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Latitude: 53.7517 / 53°45'6"N
Longitude: -1.896 / 1°53'45"W
OS Eastings: 406954
OS Northings: 428373
OS Grid: SE069283
Mapcode National: GBR HT61.9V
Mapcode Global: WHB88.VYBS
Entry Name: Church of St Mary the Virgin
Listing Date: 3 November 1954
Source: Historic England
Source ID: 1133883
English Heritage Legacy ID: 338737
Location: Calderdale, HX2
Electoral Ward/Division: Ovenden
Built-Up Area: Halifax
Traditional County: Yorkshire
Lieutenancy Area (Ceremonial County): West Yorkshire
Church of England Parish: Mixenden Holy Nativity
Church of England Diocese: Leeds
679/4/76 KEIGHLEY ROAD
CHURCH OF ST MARY THE VIRGIN
Church, 1777, 1888 and 1929, in coursed dressed stone with ashlar dressings, under a slate roof. PLAN: It has a chancel, nave, two small side chapels and a west tower, with community rooms to the west of the tower.
EXTERIOR: the chancel, added c.1888, has a gable end with a pediment, and a Venetian window. The pediment carries within it a smaller scrolled pediment with a circular window above and floral swags. To right and left of the window are small carved decorative panels and there are decorated panels above the window with swags and urns. The north and south sides of the chancel have a single rectangular lower window with three semi-circular windows above, extending over the side chapels.
The side chapel on the north side has a hipped lean-to roof and has two small windows to the east. The south side chapel has a lean-to roof and two round-arched windows to the side and one to the east end.
The nave, wider than the chancel, has two tiers of round-arched windows, 7 on each side, and a modillion eaves cornice. There is a porch at the east end of the south side of the nave, with pilasters and a plain pediment, reached up a flight of four steps.
At the west end the tower is in Victorian Gothic style with pairs of pointed windows to the belfry and a shaped and partly pierced parapet with pinnacles. Surrounding the tower and extending westwards are late C20 extensions of two storeys, slightly lower than the nave, with rectangular stone mullioned windows and an entrance on the south side with pediment and pilasters.
INTERIOR: the chancel has stained glass in the three panels of its east end Venetian window, and in the south side window: the north side window has small plain panes. The roof is round-arched with plaster panels and modillion cornice, with the top windows inset. The reredos is wood panelled and incorporates a First World War memorial with carved figures and inscription behind the altar. To the right are two sedilla in semi-circular plastered niches with engaged columns and frieze. To each side are two arched openings to the side chapels which are separated by open-work iron screens.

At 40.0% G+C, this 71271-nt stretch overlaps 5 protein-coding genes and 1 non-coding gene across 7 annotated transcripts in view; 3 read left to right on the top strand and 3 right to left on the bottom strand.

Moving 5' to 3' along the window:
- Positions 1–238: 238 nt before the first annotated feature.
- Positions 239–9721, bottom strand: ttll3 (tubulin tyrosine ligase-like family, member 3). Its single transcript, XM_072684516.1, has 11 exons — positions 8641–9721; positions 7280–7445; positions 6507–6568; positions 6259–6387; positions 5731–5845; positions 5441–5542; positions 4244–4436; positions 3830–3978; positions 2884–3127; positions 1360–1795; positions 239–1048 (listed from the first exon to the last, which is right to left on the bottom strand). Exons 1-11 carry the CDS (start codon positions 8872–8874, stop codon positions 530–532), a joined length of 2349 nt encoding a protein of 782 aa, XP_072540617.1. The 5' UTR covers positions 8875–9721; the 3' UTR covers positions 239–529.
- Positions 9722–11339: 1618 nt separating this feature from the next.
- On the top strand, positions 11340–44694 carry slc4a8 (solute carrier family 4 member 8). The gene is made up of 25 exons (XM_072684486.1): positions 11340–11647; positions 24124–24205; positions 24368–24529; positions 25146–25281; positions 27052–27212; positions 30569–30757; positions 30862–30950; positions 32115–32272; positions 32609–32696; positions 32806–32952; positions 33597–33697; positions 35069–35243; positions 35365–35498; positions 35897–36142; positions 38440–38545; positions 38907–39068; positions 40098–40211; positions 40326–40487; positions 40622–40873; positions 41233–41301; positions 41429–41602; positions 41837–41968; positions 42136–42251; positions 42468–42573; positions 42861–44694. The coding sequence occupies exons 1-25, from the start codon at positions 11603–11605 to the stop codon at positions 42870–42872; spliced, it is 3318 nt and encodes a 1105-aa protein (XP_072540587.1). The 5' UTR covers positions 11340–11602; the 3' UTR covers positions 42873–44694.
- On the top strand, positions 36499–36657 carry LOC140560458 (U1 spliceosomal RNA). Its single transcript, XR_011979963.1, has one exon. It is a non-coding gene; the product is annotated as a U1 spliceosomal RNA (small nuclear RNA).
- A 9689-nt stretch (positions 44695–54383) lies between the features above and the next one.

The nave has a flat roof with restrained plasterwork around the central chandelier, and a modillion cornice. The upper windows formerly lit a gallery, now lost. There is stained glass in the two eastern lower windows. The entrance to the chancel is through a wide round arch supported on pairs of Ionic columns with flanking giant Ionic pilasters and, on the south side, a decorative plaster panel. Original wide arched openings to the side chapels have been blocked and replaced by small doors. The west end of the nave has been separated by a new wall with an entrance towards the south side, a staircase to the first floor behind on the north side, and an off-centre floor to ceiling panel containing narrow coloured glass panes set at an angle. The hexagonal stone font stands before this panel, and the Caen stone pulpit is in the north-east corner of the nave. The south side chapel has a stained glass round-arched window to the east and a timber framed roof. The north side room is used as a vestry and store. To the rear of the blocked off nave is an arched entrance to the former baptistery, with a dedication panel to the right, and a panelled doorway to the former vestry, now incorporated into the community rooms. These consist of offices on the ground floor, an inserted staircase within the area of the original nave, and offices and nursery etc on the first floor. The tower contains an early C20 clock and angelus bell.
HISTORY: the present church was built in 1777, replacing an earlier building that was falling down. It was funded by public subscription which amounted to over £600. The church was damaged by fire in 1841, and in 1866 the vestry and baptistery were moved to the west end. The chancel was added in c.1888 and the tower may date to that time or later. The vestry and baptistery were rebuilt in 1929. In the 1970s community rooms were added to the west end which later took over the western end of the nave as well as the vestry and baptistery.
SOURCES: N Pevsner: The Buildings of England Yorkshire The West Riding (1967), 234.
SUMMARY OF IMPORTANCE: This church was built in 1777, and has been added to throughout the nineteenth and twentieth centuries. Positive contributions have included a fine chancel and a west tower, but these are offset by the loss of the interior of the nave and its truncation to provide additional space for community rooms that have been added to the west end. Some unsympathetic adaptations have lessened the integrity of the building, but sufficient remains of architectural and artistic quality, together with its age and historic associations, to give it special interest in a national context.
This List entry has been amended to add the source for War Memorials Register. This source was not used in the compilation of this List entry but is added here as a guide for further reading, 17 August 2017.
This text is from the original listing, and may not necessarily reflect the current setting of the building.
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